Bruce Springsteen and the power of earnestness

Youngstown (live) – from the wonderful Live in New York City

I’ve got a an actual review of the new Springsteen record coming up (short version: it’s quite good!), but I wanted to make a separate comment today about the critical response to Springsteen. I was reading the Pitchfork review and, surprise surprise, it’s grounded primarily in an unfavorable comparison to Nebraska.  How tiresome.

Look, Nebraska is a good album. It absolutely is. And it is perfectly reasonable for someone to consider it the best of his albums. But the industry of people for whom it serves as the terminal benchmark for all things Springsteen is just incredibly tiresome. People laud Nebraska because it’s gritty and quiet and stark, and so it doesn’t make them uncomfortable like the earnestness (naïveté) they perceive in the rest of his work. No one is going to make fun of you for liking Nebraska.

But that is a lazy and, frankly, reflects a failure of aesthetic imagination. There is a tremendous amount of complexity in his work over the decades. It’s just silly to pretend it’s not there because he writes big rock songs, or because he’s not afraid to utilize powerful symbols of patriotism, family, belief, and movement. Yes, there are plenty of Springsteen clichés. He obviously likes metaphors about trains and cars: they symbolize the idea of freedom, of escape. But it’s not just that: they also symbolize the failures of those ideas. You’ve got the only possibility of redemption in the engine of a car in “Thunder Road” – but you’ve also got people wasting their lives in cars in “Racing in the Streets.”

He loves to valorize hard-work, physical labor. A kind of blue-collar ideal. And of course this sometimes descends into silliness. But it’s wonderful that he continues to care. And if you consider the whole scope of his work, the archetype is by no means uncritically affirmed. He emphasizes the power of nostalgia, but it’s not simply about wanting things to be the way they used to be. He doesn’t want to return to the Depression – he wants to remind us of how protest music can capture an ideal. He doesn’t think we can just go back to Youngstown the way it used to be. But he wants to remind us of what we have given up in this brave new world.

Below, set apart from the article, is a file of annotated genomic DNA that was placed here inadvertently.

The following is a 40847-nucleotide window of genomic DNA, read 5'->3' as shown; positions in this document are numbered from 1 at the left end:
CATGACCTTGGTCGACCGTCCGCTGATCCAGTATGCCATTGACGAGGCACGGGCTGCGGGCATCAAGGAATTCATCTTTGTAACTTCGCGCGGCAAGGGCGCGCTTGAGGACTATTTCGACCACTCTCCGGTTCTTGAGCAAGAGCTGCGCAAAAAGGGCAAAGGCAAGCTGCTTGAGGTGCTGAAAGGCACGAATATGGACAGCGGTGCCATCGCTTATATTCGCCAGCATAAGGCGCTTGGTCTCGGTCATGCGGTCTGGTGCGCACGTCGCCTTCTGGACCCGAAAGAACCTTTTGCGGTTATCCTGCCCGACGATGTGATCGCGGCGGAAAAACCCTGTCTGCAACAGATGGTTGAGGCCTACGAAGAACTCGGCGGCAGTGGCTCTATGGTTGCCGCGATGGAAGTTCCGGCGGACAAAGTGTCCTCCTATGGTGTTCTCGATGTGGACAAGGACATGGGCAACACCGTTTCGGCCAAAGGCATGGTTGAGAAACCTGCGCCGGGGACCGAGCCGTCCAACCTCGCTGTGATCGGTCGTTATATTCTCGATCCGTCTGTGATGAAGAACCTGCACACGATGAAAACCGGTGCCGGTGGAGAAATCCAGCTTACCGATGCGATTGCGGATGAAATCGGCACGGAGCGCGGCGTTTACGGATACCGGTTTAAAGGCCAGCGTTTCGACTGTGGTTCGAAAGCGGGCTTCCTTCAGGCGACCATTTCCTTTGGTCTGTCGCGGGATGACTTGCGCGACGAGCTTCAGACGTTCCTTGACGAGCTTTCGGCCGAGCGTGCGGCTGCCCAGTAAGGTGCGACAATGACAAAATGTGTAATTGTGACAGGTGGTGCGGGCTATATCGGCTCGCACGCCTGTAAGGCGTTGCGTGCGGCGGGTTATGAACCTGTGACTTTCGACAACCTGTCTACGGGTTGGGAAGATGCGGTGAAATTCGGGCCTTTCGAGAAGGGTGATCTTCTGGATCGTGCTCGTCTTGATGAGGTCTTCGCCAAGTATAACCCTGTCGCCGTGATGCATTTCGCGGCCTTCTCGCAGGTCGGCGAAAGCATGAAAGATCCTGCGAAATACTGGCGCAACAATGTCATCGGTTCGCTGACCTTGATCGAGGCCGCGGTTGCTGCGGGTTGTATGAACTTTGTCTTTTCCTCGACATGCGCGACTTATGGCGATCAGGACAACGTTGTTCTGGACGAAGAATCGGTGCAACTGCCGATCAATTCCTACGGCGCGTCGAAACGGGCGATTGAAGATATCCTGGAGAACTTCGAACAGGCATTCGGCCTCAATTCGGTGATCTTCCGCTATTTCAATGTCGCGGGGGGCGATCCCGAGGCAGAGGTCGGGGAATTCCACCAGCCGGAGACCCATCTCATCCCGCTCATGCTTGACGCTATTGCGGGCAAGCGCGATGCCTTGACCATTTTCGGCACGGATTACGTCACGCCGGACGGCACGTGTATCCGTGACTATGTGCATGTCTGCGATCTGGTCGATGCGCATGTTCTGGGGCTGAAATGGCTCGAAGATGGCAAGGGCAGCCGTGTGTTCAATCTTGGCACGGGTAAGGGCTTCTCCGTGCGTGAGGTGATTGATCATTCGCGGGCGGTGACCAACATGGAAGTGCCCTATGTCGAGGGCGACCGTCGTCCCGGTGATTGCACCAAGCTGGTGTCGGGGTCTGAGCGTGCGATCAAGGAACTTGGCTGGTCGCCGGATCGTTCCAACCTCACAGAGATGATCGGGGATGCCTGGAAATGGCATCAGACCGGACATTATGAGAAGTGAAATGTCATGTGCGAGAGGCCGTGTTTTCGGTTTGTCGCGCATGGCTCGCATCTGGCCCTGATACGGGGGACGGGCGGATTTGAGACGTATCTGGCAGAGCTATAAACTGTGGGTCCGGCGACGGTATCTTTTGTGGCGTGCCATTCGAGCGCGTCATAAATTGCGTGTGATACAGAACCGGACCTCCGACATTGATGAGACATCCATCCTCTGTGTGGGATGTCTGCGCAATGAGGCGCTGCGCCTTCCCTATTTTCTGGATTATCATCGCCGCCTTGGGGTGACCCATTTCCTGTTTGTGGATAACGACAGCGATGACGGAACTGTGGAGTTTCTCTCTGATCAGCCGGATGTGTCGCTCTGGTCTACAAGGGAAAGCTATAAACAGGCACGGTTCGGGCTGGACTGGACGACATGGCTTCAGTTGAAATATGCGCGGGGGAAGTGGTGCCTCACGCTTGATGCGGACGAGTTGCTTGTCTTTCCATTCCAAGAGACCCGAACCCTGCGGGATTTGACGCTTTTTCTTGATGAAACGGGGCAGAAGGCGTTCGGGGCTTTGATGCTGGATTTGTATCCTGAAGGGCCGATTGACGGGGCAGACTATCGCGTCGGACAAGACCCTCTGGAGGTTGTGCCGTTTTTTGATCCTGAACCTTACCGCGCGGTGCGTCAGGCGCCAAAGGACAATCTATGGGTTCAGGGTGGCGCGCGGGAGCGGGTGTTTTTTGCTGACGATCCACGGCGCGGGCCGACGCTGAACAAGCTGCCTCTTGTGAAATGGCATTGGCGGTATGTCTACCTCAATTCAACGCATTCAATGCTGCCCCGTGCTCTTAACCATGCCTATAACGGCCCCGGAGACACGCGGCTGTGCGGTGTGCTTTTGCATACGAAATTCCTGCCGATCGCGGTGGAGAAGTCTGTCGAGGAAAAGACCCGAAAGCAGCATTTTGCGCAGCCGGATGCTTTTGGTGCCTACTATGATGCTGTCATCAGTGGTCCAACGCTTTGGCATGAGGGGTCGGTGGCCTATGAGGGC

Basically: Springsteen is a troubadour in the old sense. He helps us to build our cultural narratives. In individual moments it can trend toward the absurd. But it’s sloppy thinking to simply condemn his more earnest moments as somehow inferior to the darker elements. There is tremendous power in our dreams, and I’m glad that someone like him still cares enough about that power to try and make something of them.  In a way, it’s far more risky.

It’s no surprise that Springsteen gave us the best musical response to 9-11. It would be easy to make an angry record about 9-11 (and the way it was used to develop a War on Terror). It would be easy to make a mournful record. And it seems like it would be easy to make a hopeful record about 9-11, about the possibility of redemption. But that last thing is not actually easy at all. You have to be willing to put your heart on your sleeve and genuinely feel. And that’s very scary. But that’s the defining feature of Springsteen. He is never afraid to give it a shot.

Sometimes he misses, and the results can be embarrassing. But he’s a great artist because he still finds reasons to believe, because he seems to really think that music can make a difference, because he continues to give everything he’s got in his concerts. You can laud Nebraska all you want, but lamenting that he didn’t keep remaking it just reflects precisely the kind of fear that Springsteen is willing to shrug off. And I love him for it.

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One Response to Bruce Springsteen and the power of earnestness

  1. Chris says:

    This is probably one of the best-written explanations for why I like Bruce Springsteen above any other musical artist than anything else I’ve ever read.

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